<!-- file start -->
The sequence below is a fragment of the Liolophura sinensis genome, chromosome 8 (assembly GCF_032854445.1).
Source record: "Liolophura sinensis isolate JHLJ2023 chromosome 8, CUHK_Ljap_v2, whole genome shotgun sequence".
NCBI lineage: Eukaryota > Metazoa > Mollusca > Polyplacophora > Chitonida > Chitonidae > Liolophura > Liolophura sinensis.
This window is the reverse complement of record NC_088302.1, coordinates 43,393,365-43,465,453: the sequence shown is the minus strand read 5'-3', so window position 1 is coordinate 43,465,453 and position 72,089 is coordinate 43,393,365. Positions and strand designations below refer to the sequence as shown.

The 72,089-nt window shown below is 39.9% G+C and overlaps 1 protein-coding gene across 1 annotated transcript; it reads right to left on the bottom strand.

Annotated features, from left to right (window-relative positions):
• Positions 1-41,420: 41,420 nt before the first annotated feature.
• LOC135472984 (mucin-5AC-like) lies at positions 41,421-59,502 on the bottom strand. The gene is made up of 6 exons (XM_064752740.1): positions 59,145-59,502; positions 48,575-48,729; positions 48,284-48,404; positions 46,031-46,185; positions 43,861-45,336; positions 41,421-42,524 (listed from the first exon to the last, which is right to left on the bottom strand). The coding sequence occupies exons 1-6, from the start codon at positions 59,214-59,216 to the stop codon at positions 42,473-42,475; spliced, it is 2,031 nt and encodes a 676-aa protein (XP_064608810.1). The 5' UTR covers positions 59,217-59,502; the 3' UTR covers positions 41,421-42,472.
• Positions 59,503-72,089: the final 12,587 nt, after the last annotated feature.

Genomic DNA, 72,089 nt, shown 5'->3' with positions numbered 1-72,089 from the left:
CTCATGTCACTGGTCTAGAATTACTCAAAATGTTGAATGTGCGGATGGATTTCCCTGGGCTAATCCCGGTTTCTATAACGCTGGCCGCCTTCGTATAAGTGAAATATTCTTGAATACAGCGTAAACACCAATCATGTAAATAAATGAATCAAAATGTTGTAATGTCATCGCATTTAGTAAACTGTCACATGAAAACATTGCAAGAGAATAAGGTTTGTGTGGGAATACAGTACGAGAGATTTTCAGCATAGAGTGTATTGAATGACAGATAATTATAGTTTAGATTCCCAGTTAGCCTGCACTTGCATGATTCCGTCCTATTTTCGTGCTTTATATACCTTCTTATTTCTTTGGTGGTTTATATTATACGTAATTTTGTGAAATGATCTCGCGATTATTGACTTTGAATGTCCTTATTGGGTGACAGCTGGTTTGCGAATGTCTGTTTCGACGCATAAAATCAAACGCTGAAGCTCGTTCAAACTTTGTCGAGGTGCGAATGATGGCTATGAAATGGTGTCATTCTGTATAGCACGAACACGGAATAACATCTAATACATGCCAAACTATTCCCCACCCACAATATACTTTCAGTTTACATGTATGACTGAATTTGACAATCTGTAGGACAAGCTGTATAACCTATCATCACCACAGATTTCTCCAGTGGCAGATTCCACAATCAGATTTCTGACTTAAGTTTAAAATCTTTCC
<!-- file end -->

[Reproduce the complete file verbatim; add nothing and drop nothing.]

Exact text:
The sequence below is a fragment of the Liolophura sinensis genome, chromosome 8 (assembly GCF_032854445.1).
Source record: "Liolophura sinensis isolate JHLJ2023 chromosome 8, CUHK_Ljap_v2, whole genome shotgun sequence".
NCBI lineage: Eukaryota > Metazoa > Mollusca > Polyplacophora > Chitonida > Chitonidae > Liolophura > Liolophura sinensis.
This window is the reverse complement of record NC_088302.1, coordinates 43,393,365-43,465,453: the sequence shown is the minus strand read 5'-3', so window position 1 is coordinate 43,465,453 and position 72,089 is coordinate 43,393,365. Positions and strand designations below refer to the sequence as shown.

The 72,089-nt window shown below is 39.9% G+C and overlaps 1 protein-coding gene across 1 annotated transcript; it reads right to left on the bottom strand.

Annotated features, from left to right (window-relative positions):
• Positions 1-41,420: 41,420 nt before the first annotated feature.
• LOC135472984 (mucin-5AC-like) lies at positions 41,421-59,502 on the bottom strand. The gene is made up of 6 exons (XM_064752740.1): positions 59,145-59,502; positions 48,575-48,729; positions 48,284-48,404; positions 46,031-46,185; positions 43,861-45,336; positions 41,421-42,524 (listed from the first exon to the last, which is right to left on the bottom strand). The coding sequence occupies exons 1-6, from the start codon at positions 59,214-59,216 to the stop codon at positions 42,473-42,475; spliced, it is 2,031 nt and encodes a 676-aa protein (XP_064608810.1). The 5' UTR covers positions 59,217-59,502; the 3' UTR covers positions 41,421-42,472.
• Positions 59,503-72,089: the final 12,587 nt, after the last annotated feature.

Genomic DNA, 72,089 nt, shown 5'->3' with positions numbered 1-72,089 from the left:
CTCATGTCACTGGTCTAGAATTACTCAAAATGTTGAATGTGCGGATGGATTTCCCTGGGCTAATCCCGGTTTCTATAACGCTGGCCGCCTTCGTATAAGTGAAATATTCTTGAATACAGCGTAAACACCAATCATGTAAATAAATGAATCAAAATGTTGTAATGTCATCGCATTTAGTAAACTGTCACATGAAAACATTGCAAGAGAATAAGGTTTGTGTGGGAATACAGTACGAGAGATTTTCAGCATAGAGTGTATTGAATGACAGATAATTATAGTTTAGATTCCCAGTTAGCCTGCACTTGCATGATTCCGTCCTATTTTCGTGCTTTATATACCTTCTTATTTCTTTGGTGGTTTATATTATACGTAATTTTGTGAAATGATCTCGCGATTATTGACTTTGAATGTCCTTATTGGGTGACAGCTGGTTTGCGAATGTCTGTTTCGACGCATAAAATCAAACGCTGAAGCTCGTTCAAACTTTGTCGAGGTGCGAATGATGGCTATGAAATGGTGTCATTCTGTATAGCACGAACACGGAATAACATCTAATACATGCCAAACTATTCCCCACCCACAATATACTTTCAGTTTACATGTATGACTGAATTTGACAATCTGTAGGACAAGCTGTATAACCTATCATCACCACAGATTTCTCCAGTGGCAGATTCCACAATCAGATTTCTGACTTAAGTTTAAAATCTTTCC